- Defining your sound: If you do not fit into any pre-defined musical genre like rock, jazz or rap, for example, try simplifying in 3 or 4 references at most. Do not list your entire references in a release.
- Be objective: Write only the information you need. It’s unnecessary to write things like “I’ve always wanted to be a singer” or “we’ve been in the field for a long time.” A Press Release is not a diary. Use simple, straightforward language. A confusing text, with lots of unnecessary information, will only disrupt it. Slang and popular expressions only if they are part of the musical genre, like rap, for example.
- Spare compliments: a new artist has to have the self-esteem up, but do not have to put that in the text. If you were quoted in a story or won an award, talk about it. But self-definition as “the new sensation”, “one of the most promising” or “revolutionary sound” will not convince anyone.
- Make music, do not make humor: never use funny phrases, unless it is one of the characteristics of your work.
Writing the Perfect Press Release
The “release” is nothing more than a text with the biography of an artist. It is an important advertisement tool. It only loses in importance to the artist’s songs and the promotional photos.
Even though it is a fundamental form of communication with the public, agencies and concert halls, many artists do not give importance, and, worse than that, they make mistakes that alienate those who want to know the artist better.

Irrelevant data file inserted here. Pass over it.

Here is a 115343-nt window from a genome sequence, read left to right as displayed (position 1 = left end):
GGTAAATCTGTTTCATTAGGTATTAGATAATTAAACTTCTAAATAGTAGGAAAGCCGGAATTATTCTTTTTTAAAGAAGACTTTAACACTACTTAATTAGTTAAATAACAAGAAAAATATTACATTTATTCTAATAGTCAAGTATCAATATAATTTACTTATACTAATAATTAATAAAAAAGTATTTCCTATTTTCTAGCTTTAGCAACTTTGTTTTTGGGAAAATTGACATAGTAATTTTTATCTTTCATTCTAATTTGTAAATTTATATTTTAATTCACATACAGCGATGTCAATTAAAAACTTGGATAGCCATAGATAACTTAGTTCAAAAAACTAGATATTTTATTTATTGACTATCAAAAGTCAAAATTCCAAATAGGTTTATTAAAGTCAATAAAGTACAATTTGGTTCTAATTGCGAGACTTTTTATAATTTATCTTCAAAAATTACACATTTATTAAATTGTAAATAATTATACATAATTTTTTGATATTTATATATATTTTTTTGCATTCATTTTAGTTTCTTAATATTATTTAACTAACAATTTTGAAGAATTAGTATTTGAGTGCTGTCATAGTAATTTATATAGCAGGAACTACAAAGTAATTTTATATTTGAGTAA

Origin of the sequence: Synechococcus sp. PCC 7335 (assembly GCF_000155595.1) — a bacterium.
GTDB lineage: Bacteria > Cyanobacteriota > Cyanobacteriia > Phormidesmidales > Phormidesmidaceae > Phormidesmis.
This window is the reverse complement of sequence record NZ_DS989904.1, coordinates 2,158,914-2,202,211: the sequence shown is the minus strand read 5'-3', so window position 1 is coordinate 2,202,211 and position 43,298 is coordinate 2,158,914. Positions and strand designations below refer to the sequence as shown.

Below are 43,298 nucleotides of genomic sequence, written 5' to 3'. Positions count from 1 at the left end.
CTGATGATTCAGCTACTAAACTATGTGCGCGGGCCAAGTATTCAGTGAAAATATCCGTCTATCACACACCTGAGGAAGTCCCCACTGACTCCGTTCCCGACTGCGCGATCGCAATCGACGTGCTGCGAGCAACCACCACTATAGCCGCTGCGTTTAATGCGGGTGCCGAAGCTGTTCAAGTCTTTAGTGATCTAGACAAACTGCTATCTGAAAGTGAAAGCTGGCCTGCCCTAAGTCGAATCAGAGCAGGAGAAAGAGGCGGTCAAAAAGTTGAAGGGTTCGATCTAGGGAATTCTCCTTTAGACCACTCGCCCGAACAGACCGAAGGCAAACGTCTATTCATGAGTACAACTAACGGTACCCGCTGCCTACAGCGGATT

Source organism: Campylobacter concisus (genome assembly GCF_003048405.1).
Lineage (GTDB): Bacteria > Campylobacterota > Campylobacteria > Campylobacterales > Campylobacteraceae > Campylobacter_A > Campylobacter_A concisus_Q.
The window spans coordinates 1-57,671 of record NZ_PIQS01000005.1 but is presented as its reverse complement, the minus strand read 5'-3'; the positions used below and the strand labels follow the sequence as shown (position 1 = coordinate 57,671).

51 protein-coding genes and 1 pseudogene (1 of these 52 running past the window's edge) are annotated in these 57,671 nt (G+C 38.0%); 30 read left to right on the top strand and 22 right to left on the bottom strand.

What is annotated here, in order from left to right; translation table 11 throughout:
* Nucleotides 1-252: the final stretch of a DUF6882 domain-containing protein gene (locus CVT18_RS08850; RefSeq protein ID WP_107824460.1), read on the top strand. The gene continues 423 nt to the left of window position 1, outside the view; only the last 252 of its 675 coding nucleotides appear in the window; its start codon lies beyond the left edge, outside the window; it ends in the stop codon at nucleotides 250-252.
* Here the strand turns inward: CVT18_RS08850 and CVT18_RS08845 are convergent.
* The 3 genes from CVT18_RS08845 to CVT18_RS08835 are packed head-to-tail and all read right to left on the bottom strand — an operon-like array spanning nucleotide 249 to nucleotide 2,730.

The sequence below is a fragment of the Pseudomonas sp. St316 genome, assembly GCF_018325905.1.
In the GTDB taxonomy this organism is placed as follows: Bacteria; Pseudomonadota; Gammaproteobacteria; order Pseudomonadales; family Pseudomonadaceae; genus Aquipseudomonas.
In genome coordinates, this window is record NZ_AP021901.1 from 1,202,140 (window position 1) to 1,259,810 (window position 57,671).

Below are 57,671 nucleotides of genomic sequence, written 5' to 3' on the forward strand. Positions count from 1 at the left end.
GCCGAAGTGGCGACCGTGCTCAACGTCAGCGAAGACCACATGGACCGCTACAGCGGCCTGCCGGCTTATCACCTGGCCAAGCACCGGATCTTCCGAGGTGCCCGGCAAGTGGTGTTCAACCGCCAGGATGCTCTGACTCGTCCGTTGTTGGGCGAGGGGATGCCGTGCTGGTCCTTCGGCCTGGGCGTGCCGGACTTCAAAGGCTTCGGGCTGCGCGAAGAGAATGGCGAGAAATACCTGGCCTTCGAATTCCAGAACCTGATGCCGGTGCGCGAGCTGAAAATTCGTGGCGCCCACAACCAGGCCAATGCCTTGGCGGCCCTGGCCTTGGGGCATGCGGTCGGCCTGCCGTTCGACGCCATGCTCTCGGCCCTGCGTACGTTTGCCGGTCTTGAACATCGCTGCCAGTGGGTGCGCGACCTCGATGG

You should keep in mind that your music is your selling product. And you should put some marketing strategies into action. There are four key questions your release should answer:
- What is your product or service? Briefly describe what you sell. What is your type of music, but do not go into many details.
- What is your market? Briefly describe to whom you are selling your product. Who your audience is and who you would like to hear your music if you have a defined target audience.
- Who is behind the project / artist? Talk about your background and everything you’ve achieved
- What are your competitive advantages? Just being on the market is not enough. You need to effectively communicate why you or your project is different and what your competitive advantage is.
- Use and abuse of paragraphs: reading a text without breaking lines is very difficult. Often, the reader is lost and cannot make clear the ideas that the text wants to present; one tip for it to not happen is to use short sentences. It helps in understanding the text.
- Capital Letters: IT’S ABSURD, but there are a lot of people that make a point of writing in capital letters – in the internet language this type of writing means that the person is screaming;